Introduction to Stock Screens

Posted on 07/08/2010

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Stock screens are a way of searching for a group of stocks that meet specific predetermined criteria. For example, an investor might want to search stocks in the retail sector with dividend yields of greater than 4%, price-to-earnings ratios of less than 12.5x and net debt-to-equity of less-than 1x. The screen will than produce the results of all the companies meeting these criteria. They are therefore an excellent way of finding stocks that meet with a particular investment strategy.

In the past stock screens were only available on professional platforms such as Bloomberg or Reuters, and even then these required programming skills on the part of the user; however, the proliferation of internet access and more freely available data from many of the major stock exchanges has meant that many websites aimed at the retail investor now offer such services for free. Examples include Google Finance (http://www.google.com/finance/stockscreener) for US stocks, Digital Look (http://www.digitallook.com) for European stocks and ADVFN (http://www.advfn.com) for UK stocks, with Google Finance being by far the most user-friendly.

Some issues to be aware of when using the screens:

  1. Incorrect Data. Because stock screens usually rely on data reported at the end of the last quarter (or half), any more recent changes are rarely reflected in the results. Therefore events such as M&A or capital markets activity can signficantly distort the output of these screens. Consequently, it is advisable to check recent stock marke announcements for any major events that may impact the calculations.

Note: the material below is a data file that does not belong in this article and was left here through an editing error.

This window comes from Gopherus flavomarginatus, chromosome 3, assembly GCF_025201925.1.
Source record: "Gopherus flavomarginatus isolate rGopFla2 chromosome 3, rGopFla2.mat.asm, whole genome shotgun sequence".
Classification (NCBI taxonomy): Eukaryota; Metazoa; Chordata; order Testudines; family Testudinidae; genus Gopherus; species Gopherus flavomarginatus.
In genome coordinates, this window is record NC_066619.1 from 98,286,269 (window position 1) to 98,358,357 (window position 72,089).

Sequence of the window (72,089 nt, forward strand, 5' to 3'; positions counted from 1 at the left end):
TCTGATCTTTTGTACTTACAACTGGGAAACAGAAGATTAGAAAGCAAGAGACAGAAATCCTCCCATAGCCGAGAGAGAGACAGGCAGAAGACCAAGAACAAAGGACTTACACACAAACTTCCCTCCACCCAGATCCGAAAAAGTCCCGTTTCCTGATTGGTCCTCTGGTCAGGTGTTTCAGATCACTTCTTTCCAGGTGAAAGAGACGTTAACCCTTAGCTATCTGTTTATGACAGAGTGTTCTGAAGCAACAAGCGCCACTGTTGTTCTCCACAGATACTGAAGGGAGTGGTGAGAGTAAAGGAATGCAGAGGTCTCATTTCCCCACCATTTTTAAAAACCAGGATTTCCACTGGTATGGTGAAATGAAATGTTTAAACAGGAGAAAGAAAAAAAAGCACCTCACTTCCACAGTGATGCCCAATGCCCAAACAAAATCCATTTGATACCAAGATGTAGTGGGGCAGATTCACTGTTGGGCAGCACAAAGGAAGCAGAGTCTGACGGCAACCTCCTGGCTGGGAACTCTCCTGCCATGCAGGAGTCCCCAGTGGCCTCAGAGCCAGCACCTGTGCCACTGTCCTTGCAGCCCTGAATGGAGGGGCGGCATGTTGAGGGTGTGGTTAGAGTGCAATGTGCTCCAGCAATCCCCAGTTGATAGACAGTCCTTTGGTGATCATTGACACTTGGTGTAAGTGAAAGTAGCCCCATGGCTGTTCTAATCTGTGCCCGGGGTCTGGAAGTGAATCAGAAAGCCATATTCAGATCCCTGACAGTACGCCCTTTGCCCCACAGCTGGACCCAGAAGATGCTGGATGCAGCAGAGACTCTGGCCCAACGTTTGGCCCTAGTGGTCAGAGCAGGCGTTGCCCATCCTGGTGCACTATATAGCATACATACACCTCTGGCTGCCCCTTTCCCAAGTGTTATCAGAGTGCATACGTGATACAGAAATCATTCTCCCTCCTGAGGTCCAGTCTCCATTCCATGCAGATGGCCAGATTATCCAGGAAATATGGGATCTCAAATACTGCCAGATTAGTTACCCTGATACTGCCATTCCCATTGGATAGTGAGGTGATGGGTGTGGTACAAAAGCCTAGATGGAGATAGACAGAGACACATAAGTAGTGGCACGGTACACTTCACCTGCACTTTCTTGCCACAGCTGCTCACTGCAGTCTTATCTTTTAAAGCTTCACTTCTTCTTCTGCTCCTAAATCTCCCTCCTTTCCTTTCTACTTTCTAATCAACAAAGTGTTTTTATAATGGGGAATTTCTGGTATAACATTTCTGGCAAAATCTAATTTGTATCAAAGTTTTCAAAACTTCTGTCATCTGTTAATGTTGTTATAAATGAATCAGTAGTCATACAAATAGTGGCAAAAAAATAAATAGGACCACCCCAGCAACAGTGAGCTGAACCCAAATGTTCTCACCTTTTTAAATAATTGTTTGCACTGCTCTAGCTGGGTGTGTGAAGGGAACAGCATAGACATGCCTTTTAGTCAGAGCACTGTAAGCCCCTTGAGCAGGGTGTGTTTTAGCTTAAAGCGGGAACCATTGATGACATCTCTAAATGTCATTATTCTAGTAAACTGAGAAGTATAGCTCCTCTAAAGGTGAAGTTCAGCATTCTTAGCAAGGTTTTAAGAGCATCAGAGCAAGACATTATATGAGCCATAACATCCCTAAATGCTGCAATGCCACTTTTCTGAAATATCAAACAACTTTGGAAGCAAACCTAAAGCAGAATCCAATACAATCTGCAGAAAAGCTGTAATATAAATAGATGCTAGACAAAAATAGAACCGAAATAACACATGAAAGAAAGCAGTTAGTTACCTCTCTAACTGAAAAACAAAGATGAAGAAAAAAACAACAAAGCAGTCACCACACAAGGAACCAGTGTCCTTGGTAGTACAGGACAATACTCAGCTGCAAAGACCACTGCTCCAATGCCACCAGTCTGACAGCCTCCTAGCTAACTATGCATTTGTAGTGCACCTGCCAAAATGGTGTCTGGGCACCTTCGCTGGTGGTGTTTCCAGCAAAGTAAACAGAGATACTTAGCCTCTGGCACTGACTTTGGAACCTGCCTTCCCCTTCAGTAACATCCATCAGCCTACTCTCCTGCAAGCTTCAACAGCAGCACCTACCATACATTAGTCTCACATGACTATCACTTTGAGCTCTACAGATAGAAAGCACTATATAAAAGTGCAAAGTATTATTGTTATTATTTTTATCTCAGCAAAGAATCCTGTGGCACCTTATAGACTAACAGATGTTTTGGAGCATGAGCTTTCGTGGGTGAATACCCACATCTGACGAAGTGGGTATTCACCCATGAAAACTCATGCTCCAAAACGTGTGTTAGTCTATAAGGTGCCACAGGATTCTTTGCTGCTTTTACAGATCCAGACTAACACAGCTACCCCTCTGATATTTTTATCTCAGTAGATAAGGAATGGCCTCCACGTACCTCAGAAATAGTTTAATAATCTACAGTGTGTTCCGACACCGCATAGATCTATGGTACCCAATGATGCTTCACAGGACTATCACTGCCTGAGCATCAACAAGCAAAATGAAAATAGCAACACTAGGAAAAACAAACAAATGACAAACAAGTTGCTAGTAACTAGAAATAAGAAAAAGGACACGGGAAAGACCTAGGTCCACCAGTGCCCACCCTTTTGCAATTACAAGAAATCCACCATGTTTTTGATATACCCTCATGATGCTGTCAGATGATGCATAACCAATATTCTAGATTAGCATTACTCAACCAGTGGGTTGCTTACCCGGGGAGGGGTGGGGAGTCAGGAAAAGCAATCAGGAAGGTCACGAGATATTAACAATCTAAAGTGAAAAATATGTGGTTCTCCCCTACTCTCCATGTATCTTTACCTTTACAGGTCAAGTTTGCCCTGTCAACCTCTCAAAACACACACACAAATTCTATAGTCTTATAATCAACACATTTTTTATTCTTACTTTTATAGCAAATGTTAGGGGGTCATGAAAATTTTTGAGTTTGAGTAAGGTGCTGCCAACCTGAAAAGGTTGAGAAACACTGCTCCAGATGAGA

2. Qualitative Issues. Some companies may suffer from problems such as management in-fighting, hostile shareholders, strategic uncertainty, etc, which will never show-up in quantitative stock screens. Therefore investors should check news reports (a search on Google will usually suffice for large companies) for any such issues.
  3. Non-modelled metrics. Sometimes the most important financial metric for a particular company could be one which isn’t part of the stock screen – for example, leverage metrics such as assets/equity ignore the cash generation ability of the companies in question, discriminating against those with better cash conversion. Or alternatively, measures that focus upon EBITDA may ingore associates and equity-accounted subsidiaries, underestimating profitability. This again emphasises the importance of qualitatively assessing the outputs from a stock screen.
  4. Off-balance sheet assets/liabilities. Some metrics will simply never show up stock screen. For example, details surrounding derivative positions, operating leases, capital commitments, pension fund liabilities, debt maturity dates can only be found in the notes to the financial statements. Investors (professional & amateur) often get bitten by issues such as these.

In future postings I’ll be executing a number of different stock screens and discussing some of the results.

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Posted in: Stock Screens